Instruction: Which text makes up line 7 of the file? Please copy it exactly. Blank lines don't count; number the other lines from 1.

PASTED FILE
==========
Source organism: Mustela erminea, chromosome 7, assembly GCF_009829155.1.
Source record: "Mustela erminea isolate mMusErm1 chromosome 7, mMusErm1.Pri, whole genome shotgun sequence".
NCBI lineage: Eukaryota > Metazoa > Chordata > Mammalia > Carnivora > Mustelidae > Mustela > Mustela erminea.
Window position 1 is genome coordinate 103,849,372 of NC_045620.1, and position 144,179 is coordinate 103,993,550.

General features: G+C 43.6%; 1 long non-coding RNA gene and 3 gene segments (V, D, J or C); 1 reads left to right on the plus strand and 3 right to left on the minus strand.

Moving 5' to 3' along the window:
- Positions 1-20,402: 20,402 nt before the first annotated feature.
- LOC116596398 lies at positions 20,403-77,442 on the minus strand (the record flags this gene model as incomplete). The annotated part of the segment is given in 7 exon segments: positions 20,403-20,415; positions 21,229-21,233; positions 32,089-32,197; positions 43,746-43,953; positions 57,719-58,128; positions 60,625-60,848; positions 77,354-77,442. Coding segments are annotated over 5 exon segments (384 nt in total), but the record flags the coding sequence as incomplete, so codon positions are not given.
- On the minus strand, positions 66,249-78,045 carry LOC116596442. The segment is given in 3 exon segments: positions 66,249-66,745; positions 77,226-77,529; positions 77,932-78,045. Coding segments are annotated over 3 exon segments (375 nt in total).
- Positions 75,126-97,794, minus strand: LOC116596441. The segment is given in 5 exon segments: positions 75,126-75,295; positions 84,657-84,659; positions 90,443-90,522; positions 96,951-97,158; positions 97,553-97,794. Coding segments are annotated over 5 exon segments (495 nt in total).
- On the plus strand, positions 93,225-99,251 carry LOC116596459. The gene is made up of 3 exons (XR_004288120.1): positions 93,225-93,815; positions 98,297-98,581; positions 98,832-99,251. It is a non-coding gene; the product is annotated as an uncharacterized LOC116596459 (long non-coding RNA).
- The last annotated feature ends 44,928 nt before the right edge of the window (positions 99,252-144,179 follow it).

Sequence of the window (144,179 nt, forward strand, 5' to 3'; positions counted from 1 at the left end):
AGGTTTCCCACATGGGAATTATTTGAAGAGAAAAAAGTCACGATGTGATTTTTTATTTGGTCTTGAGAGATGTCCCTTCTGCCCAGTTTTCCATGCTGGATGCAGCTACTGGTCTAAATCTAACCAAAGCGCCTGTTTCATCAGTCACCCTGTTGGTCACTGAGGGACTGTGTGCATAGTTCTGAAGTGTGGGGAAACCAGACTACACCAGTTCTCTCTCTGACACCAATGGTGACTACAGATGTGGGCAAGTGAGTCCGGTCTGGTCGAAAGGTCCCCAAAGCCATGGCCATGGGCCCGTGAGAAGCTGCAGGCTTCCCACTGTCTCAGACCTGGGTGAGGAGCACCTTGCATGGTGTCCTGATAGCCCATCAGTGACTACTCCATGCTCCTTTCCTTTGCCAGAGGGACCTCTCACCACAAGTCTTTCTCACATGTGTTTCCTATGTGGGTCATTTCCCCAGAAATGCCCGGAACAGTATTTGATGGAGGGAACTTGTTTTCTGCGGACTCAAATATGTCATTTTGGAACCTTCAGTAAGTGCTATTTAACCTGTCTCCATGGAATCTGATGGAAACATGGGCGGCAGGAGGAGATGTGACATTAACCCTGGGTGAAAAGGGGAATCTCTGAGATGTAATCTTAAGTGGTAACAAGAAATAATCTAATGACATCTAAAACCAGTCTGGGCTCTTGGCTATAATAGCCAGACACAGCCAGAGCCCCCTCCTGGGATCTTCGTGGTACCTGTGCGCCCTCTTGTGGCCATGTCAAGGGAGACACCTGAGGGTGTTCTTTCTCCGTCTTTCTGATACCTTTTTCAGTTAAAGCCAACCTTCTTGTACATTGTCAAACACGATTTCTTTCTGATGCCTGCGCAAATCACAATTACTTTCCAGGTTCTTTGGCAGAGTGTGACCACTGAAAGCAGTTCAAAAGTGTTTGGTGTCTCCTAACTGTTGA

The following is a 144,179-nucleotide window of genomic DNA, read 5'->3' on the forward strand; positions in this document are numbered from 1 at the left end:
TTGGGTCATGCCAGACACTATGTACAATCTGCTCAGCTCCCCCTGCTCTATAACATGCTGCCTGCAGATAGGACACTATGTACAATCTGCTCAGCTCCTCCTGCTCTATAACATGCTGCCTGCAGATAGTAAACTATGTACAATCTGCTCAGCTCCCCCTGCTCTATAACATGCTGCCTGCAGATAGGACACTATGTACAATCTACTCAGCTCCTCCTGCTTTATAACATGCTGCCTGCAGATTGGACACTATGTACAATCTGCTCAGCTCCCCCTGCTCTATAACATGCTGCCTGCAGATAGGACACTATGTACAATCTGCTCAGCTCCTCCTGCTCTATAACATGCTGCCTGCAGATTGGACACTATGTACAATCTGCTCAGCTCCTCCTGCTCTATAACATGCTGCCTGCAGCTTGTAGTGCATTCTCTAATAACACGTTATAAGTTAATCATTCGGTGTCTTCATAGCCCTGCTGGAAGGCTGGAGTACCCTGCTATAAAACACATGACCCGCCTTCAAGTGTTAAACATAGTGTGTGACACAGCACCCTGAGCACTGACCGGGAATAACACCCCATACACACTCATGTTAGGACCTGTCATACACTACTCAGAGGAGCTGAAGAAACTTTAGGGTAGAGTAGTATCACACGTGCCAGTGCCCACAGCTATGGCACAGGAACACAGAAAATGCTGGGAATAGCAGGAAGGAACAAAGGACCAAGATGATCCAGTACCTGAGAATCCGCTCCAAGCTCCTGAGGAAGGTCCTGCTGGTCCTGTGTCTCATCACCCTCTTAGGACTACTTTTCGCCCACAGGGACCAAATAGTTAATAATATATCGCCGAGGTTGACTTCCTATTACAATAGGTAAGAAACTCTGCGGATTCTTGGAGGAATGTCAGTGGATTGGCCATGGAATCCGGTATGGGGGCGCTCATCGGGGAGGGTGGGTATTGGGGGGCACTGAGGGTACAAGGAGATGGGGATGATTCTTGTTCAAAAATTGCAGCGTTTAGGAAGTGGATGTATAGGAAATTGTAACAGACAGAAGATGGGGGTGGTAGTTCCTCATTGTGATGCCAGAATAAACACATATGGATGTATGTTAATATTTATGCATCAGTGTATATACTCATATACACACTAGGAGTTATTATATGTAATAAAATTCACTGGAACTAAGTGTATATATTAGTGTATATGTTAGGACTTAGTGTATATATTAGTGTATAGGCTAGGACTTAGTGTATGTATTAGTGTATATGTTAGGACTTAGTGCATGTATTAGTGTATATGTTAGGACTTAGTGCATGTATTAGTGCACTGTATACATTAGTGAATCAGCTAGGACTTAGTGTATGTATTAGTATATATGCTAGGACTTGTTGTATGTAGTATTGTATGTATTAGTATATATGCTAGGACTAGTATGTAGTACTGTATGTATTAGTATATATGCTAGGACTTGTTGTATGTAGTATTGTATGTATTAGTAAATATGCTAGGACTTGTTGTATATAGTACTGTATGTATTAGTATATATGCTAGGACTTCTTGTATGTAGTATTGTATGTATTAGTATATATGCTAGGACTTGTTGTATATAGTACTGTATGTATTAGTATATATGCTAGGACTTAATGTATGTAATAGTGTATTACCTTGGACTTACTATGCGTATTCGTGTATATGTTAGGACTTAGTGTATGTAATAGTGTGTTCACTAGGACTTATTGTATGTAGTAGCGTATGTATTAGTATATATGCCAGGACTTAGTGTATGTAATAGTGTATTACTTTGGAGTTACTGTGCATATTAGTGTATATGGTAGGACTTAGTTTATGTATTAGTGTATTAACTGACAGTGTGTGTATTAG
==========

- Positions 1-20,402: 20,402 nt before the first annotated feature.